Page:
Here, better late than never is my annual Oscar Dossier, number thirtysomething in a series as I’ve been doing this a long, long time–well before the popularity of the Internet. Honestly, I didn’t think it would happen this year. I’ve been distracted by a major family emergency, so some of my life’s little pleasures, such as rhapsodizing over Uncle Oscar, have been put on the back burner. Seriously, this thing has impacted every aspected of my life though things are looking much better now; however, I saw some pretty dark days beginning in early January and continuing through most of this month. Still, I spent as much time working on this extravaganza as possible. I even got sidetracked by the deaths of Philip Seymour Hoffman and Maximilian Schell, but I persevered; however, I decided not to write about the passing of either Shirley Temple or Harold Ramis in order to stay focused on this particular task. Rest assured, I’m a big fan of both and plan to honor them in some way soon. Oh, and you know what else I let go? A tribute to Steve Martin, the winner of the Academy’s lifetime achievement award (presented in the fall).  For now, here’s what I offer…I’ll be tinkering with this including revising and checking facts between now and Friday, still two days ahead of Oscar time.

KEY: ASC (American Society of Cinematographers); BFCA (Broadcast Film Critics Association); DFW (Dallas-Fort Worth Film Critics); DGA (Directors Guild of America); GG (Golden Globe); LAFC (Los Angeles Film Critics); NBR (National Board of Review); NSFC (National Society of Film Critics); NYFC (New York Film Critics); OFCS (Online Film Critics Society); PGA (Producers Guild of America); SAG (Screen Actors Guild); WFCC (Women’s Film Critics Circle), WGA (Writers Guild of America); USC (Friends of the University of Southern California Scripter Award)



Well, here we are. Per Entertainment Weekly, that initial rush of enthusiasm for American Hustle has waned, and we’re back to a two-horse race between PGA co-winners 12 Years a Slave and Gravity. My guess after much soul searching is that in spite of all the lavish acclaim and worldwide success of Gravity, the Academy will let its success speak for itself and bestow the most coveted trophy on 12 Years a Slave, and that makes sense to me. Oh, I’ll be equally happy with either choice, but I think 12 Years a Slave wins because it’s the more historically significant of the two films. In other words, not to take away from the thrills of Gravity, 12 Years a Slave tells a story that still needs to be told and does so quite powerfully. On the other hand, an informal sample in EW indicates Gravity has a slight edge with voters; however, at the recent British Academy Awards, 12 Years won Best Film while Gravity actually won more awards, including Best British Film, that is, the best film actually made in Britain. Confusing, right? Perplexing, yes?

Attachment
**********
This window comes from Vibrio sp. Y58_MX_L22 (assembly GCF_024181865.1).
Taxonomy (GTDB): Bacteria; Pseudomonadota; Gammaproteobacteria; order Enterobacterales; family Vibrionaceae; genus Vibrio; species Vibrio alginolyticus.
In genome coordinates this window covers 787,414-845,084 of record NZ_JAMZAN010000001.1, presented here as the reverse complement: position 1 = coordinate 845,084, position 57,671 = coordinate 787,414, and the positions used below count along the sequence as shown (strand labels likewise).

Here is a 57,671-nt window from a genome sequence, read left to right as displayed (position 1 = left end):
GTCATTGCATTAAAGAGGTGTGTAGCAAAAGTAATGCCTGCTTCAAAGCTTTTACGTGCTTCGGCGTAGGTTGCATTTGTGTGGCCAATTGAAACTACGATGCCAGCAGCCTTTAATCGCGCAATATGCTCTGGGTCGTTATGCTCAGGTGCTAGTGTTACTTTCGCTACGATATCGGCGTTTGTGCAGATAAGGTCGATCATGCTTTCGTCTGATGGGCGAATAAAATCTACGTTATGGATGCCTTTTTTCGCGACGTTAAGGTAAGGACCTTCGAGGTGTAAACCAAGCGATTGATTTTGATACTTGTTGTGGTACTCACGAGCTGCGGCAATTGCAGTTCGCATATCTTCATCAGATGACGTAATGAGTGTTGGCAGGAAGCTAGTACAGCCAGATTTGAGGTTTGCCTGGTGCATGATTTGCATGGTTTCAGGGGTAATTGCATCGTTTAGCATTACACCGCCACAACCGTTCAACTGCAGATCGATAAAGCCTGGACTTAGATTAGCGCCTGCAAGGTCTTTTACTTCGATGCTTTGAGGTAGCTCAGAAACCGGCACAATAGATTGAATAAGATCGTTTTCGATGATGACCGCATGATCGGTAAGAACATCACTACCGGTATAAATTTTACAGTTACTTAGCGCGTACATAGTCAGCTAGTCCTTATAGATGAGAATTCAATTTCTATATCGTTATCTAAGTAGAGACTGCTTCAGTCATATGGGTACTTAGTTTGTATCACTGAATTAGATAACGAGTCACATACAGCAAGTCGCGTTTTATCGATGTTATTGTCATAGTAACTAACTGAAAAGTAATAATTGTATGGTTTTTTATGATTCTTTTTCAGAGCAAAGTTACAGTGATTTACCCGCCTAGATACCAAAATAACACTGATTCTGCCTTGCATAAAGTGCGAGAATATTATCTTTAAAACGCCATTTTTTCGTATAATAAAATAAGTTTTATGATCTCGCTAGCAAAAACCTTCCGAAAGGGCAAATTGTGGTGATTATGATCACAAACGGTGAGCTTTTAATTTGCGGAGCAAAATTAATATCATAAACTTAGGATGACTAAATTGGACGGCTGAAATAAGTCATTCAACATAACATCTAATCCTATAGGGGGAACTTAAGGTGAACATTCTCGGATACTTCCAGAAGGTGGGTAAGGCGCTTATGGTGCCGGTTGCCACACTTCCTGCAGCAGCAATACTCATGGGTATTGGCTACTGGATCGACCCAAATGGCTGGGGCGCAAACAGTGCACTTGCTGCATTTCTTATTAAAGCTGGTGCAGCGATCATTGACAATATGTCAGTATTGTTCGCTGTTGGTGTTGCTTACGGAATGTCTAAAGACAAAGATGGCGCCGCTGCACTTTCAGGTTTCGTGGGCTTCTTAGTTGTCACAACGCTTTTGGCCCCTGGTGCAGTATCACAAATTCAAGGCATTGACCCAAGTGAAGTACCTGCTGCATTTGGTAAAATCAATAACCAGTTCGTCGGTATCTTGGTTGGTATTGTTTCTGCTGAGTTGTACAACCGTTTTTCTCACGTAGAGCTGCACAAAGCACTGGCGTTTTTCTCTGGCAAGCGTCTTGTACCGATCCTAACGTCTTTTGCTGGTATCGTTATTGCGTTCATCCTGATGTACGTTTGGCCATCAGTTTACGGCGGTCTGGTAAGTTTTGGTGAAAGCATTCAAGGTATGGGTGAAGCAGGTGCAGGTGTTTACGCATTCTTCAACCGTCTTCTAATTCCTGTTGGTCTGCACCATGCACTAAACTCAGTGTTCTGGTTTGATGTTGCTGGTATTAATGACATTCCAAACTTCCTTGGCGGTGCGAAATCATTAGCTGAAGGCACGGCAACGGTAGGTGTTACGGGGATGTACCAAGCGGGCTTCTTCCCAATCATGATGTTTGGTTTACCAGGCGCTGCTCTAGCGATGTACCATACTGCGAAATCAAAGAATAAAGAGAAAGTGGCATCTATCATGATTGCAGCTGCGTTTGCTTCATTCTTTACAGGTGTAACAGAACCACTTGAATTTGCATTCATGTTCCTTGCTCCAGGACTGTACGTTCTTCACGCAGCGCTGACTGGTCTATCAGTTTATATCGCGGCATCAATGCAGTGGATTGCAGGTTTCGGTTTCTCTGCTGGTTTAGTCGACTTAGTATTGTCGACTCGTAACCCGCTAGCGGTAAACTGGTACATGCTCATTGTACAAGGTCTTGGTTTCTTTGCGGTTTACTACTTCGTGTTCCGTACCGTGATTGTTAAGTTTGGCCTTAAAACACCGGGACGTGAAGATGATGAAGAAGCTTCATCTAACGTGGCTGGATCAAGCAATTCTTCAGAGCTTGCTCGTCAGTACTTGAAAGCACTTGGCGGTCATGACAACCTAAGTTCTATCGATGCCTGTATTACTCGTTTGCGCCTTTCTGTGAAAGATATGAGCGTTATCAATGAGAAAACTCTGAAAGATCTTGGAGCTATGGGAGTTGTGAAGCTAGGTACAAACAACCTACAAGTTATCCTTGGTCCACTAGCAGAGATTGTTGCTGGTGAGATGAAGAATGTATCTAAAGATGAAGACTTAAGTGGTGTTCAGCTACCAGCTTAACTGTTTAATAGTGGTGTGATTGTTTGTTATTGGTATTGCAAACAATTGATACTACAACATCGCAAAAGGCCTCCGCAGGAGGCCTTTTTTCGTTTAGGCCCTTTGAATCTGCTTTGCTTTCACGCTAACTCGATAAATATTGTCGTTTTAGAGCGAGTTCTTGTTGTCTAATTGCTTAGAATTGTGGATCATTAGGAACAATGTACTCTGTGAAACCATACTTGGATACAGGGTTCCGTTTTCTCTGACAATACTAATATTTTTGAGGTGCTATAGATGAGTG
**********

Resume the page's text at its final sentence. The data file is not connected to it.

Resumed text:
American HustleNYFC, GG for Comedy, and SAG Award for Best Ensemble | PGA nom | Writer-director David O. Russell turns the Abscam scandal that rocked Congress in the late 1970s and early 1980s into a caper film with plenty of twists and turns (not unlike 1973′s Best Picture winner The Sting). Even so, the movie plays fast and loose with the facts and begins with a curt disclaimer, allowing only that “some” of what follows is actually true. What the movie is really about is a celebration of 70s excess with heavy emphasis on wigs and Halston and Bob Mackie inspired fashions. Still, American Hustle showcases some of today’s hottest stars: Amy Adams, Christian Bale, Bradley Cooper, Jennifer Lawrence, and Jeremy Renner.  Fun stuff, but is it a winner? American Hustle has been nominated for 10 Academy Awards, including Best Actor, Best Actress, Best Director, Best Supporting Actor, and Best Supporting Actress.

Captain Phillips  –  PGA nom and GG nom for Best Motion Picture Drama| This fact based story about the 2009 hijacking of a cargo ship by Somalian pirates–and the American captain held hostage during the standoff–has been a competitor for much of the awards season, and that includes nominations from the Producers Guild of America, the Directors Guild (for Paul Greengrass), the British Academy, the Golden Globes, and Screen Actors Guild nominations for star Tom Hanks and newcomer Barkhad Abdi; however, it seems the campaign has stalled, what with the high profile omissions of both Greengrass and Hanks in their respective Oscar categories. Beyond that, there’s the matter of reports that the movie sacrifices the importance of other crew members in order to play up Phillips and his star incarnation. Captain Phillips has been nominated for 6 Academy Awards, including Best Supporting Actor and Best Adapted Screenplay.